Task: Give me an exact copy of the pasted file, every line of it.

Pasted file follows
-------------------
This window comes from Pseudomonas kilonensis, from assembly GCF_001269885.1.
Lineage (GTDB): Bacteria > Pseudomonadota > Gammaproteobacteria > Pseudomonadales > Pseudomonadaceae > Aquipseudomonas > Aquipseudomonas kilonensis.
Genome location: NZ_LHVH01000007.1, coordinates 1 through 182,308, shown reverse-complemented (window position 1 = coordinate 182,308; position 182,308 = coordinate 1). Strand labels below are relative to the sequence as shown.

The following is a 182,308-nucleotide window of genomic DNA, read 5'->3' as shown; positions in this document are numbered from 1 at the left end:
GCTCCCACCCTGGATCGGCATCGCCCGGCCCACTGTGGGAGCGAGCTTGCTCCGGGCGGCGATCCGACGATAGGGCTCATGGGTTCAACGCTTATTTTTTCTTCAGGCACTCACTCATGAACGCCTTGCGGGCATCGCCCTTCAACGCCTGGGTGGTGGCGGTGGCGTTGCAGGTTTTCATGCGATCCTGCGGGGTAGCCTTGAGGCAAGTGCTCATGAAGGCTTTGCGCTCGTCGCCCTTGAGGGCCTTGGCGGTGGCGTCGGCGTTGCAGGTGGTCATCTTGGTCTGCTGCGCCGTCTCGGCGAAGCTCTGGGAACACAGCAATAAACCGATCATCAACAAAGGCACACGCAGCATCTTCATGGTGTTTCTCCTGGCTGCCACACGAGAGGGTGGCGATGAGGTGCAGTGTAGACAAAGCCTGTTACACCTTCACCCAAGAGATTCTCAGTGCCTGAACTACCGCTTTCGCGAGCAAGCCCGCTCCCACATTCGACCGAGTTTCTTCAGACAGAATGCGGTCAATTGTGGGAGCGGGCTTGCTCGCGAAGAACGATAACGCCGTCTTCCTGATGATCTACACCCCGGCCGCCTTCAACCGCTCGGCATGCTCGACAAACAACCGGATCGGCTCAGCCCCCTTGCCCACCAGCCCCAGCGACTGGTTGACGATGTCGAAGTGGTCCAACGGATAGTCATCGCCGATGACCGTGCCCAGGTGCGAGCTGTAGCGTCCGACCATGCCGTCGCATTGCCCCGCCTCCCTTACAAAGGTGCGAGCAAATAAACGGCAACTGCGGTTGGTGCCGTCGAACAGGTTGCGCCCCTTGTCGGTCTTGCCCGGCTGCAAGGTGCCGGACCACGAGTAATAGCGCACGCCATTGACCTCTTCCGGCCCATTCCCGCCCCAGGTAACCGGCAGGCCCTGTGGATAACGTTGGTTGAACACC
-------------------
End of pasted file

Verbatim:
This window comes from Pseudomonas kilonensis, from assembly GCF_001269885.1.
Lineage (GTDB): Bacteria > Pseudomonadota > Gammaproteobacteria > Pseudomonadales > Pseudomonadaceae > Aquipseudomonas > Aquipseudomonas kilonensis.
Genome location: NZ_LHVH01000007.1, coordinates 1 through 182,308, shown reverse-complemented (window position 1 = coordinate 182,308; position 182,308 = coordinate 1). Strand labels below are relative to the sequence as shown.

The following is a 182,308-nucleotide window of genomic DNA, read 5'->3' as shown; positions in this document are numbered from 1 at the left end:
GCTCCCACCCTGGATCGGCATCGCCCGGCCCACTGTGGGAGCGAGCTTGCTCCGGGCGGCGATCCGACGATAGGGCTCATGGGTTCAACGCTTATTTTTTCTTCAGGCACTCACTCATGAACGCCTTGCGGGCATCGCCCTTCAACGCCTGGGTGGTGGCGGTGGCGTTGCAGGTTTTCATGCGATCCTGCGGGGTAGCCTTGAGGCAAGTGCTCATGAAGGCTTTGCGCTCGTCGCCCTTGAGGGCCTTGGCGGTGGCGTCGGCGTTGCAGGTGGTCATCTTGGTCTGCTGCGCCGTCTCGGCGAAGCTCTGGGAACACAGCAATAAACCGATCATCAACAAAGGCACACGCAGCATCTTCATGGTGTTTCTCCTGGCTGCCACACGAGAGGGTGGCGATGAGGTGCAGTGTAGACAAAGCCTGTTACACCTTCACCCAAGAGATTCTCAGTGCCTGAACTACCGCTTTCGCGAGCAAGCCCGCTCCCACATTCGACCGAGTTTCTTCAGACAGAATGCGGTCAATTGTGGGAGCGGGCTTGCTCGCGAAGAACGATAACGCCGTCTTCCTGATGATCTACACCCCGGCCGCCTTCAACCGCTCGGCATGCTCGACAAACAACCGGATCGGCTCAGCCCCCTTGCCCACCAGCCCCAGCGACTGGTTGACGATGTCGAAGTGGTCCAACGGATAGTCATCGCCGATGACCGTGCCCAGGTGCGAGCTGTAGCGTCCGACCATGCCGTCGCATTGCCCCGCCTCCCTTACAAAGGTGCGAGCAAATAAACGGCAACTGCGGTTGGTGCCGTCGAACAGGTTGCGCCCCTTGTCGGTCTTGCCCGGCTGCAAGGTGCCGGACCACGAGTAATAGCGCACGCCATTGACCTCTTCCGGCCCATTCCCGCCCCAGGTAACCGGCAGGCCCTGTGGATAACGTTGGTTGAACACC